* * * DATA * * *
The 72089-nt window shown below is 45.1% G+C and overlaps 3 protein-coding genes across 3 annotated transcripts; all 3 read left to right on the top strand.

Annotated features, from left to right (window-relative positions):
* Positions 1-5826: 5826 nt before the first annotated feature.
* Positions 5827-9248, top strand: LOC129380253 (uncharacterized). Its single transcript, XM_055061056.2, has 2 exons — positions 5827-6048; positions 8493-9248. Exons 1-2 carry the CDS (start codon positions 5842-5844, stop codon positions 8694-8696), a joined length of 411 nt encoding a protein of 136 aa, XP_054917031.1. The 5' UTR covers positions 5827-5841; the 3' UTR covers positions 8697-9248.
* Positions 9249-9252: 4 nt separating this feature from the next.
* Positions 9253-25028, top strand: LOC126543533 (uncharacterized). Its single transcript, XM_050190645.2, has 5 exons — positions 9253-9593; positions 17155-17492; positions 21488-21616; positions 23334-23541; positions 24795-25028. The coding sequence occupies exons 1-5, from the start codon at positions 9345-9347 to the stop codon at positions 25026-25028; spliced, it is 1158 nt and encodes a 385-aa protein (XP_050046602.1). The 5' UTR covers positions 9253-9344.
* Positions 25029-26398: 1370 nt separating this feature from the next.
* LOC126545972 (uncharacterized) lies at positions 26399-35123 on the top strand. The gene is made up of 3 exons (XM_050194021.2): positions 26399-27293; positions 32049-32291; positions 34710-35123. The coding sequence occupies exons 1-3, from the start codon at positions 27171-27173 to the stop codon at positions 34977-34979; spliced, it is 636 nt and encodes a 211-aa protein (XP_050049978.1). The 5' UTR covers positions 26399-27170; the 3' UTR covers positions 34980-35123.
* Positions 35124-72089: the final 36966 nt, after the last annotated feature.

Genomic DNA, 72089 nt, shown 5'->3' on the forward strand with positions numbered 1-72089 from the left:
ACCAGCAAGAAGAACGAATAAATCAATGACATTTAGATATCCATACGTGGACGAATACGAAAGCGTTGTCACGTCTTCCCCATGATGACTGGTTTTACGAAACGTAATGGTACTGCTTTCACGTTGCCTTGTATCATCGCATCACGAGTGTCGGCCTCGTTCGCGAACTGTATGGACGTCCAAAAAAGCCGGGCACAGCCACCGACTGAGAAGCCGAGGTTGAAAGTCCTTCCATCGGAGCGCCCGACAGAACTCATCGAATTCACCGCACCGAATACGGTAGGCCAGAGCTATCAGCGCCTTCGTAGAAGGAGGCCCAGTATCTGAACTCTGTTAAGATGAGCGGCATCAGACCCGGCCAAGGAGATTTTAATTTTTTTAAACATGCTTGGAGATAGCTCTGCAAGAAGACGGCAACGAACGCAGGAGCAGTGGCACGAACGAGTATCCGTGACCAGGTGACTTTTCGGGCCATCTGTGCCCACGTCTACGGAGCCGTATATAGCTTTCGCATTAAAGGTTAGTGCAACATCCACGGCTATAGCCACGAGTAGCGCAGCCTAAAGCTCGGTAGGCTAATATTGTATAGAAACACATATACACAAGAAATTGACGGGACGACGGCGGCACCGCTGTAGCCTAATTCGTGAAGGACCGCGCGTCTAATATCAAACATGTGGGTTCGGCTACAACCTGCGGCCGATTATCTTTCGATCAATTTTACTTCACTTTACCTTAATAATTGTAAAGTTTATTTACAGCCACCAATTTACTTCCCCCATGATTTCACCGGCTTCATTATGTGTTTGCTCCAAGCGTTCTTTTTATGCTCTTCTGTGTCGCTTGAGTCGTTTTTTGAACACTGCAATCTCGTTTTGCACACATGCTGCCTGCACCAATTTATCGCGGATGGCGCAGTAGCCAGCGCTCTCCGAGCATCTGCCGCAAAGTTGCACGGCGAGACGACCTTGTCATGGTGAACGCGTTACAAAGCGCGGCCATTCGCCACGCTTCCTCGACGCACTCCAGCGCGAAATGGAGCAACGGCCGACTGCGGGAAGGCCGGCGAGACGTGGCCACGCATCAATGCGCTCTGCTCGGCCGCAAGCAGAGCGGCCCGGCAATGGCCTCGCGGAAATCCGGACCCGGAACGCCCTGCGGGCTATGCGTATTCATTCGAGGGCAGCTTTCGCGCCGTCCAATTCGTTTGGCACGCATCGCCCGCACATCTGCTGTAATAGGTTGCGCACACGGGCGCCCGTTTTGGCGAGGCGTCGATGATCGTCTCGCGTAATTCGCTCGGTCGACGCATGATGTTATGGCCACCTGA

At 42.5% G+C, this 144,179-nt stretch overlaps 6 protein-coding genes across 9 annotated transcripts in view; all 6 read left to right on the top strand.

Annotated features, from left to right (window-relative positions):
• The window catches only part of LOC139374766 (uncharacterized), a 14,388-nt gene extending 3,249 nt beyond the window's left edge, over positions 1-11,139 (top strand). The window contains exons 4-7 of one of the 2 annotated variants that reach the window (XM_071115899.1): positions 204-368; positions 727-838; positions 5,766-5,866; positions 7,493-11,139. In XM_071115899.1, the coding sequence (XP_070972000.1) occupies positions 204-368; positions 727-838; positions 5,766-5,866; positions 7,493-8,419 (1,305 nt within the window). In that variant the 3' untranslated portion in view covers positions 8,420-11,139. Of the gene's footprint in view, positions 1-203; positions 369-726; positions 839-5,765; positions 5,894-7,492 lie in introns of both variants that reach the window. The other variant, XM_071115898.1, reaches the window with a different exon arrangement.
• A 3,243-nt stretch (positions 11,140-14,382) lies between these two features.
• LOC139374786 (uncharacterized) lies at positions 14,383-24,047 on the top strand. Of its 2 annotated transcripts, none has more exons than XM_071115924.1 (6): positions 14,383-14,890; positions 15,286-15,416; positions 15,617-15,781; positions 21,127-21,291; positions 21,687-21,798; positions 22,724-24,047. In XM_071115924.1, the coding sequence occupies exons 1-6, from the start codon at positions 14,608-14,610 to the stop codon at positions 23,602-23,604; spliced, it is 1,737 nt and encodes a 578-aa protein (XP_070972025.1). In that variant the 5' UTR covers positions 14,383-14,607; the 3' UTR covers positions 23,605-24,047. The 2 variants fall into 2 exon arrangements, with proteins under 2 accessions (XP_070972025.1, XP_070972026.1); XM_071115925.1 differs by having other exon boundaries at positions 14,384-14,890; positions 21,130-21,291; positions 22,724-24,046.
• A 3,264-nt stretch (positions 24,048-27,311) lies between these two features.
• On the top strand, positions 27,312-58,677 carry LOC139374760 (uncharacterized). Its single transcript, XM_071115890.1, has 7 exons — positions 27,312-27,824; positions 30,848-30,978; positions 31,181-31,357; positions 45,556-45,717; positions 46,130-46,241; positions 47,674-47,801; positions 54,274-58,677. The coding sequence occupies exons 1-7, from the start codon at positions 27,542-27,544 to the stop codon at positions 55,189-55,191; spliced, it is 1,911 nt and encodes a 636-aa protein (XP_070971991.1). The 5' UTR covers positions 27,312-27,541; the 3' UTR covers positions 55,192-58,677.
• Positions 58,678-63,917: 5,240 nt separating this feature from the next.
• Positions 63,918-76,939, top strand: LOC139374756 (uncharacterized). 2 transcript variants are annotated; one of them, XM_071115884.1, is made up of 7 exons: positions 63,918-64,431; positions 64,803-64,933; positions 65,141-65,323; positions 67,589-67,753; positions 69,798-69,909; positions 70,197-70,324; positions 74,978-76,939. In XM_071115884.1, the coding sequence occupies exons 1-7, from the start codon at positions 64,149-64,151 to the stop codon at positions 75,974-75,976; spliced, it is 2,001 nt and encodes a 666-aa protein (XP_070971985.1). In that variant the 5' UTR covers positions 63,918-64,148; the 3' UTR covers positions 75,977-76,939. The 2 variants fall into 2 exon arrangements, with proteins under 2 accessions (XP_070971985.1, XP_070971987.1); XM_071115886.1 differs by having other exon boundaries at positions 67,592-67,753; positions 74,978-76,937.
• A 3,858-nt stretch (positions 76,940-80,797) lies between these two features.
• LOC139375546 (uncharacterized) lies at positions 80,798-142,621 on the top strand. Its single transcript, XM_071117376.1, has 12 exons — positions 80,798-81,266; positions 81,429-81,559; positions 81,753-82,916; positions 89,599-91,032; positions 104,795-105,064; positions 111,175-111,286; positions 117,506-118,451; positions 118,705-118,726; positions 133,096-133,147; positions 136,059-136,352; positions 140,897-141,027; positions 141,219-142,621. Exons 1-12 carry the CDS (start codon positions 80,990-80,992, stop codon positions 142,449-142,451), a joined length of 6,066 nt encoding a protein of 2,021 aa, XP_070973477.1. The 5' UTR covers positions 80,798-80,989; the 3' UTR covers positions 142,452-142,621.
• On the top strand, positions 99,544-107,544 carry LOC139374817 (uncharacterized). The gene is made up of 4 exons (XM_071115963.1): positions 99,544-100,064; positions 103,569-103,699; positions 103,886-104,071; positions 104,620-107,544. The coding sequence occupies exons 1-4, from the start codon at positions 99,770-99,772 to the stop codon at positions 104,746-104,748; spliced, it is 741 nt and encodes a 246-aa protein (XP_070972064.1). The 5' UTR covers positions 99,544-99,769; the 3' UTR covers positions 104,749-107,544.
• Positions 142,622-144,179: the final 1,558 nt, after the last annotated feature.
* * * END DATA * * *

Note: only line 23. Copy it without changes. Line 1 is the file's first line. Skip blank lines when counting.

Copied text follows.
• On the top strand, positions 99,544-107,544 carry LOC139374817 (uncharacterized). The gene is made up of 4 exons (XM_071115963.1): positions 99,544-100,064; positions 103,569-103,699; positions 103,886-104,071; positions 104,620-107,544. The coding sequence occupies exons 1-4, from the start codon at positions 99,770-99,772 to the stop codon at positions 104,746-104,748; spliced, it is 741 nt and encodes a 246-aa protein (XP_070972064.1). The 5' UTR covers positions 99,544-99,769; the 3' UTR covers positions 104,749-107,544.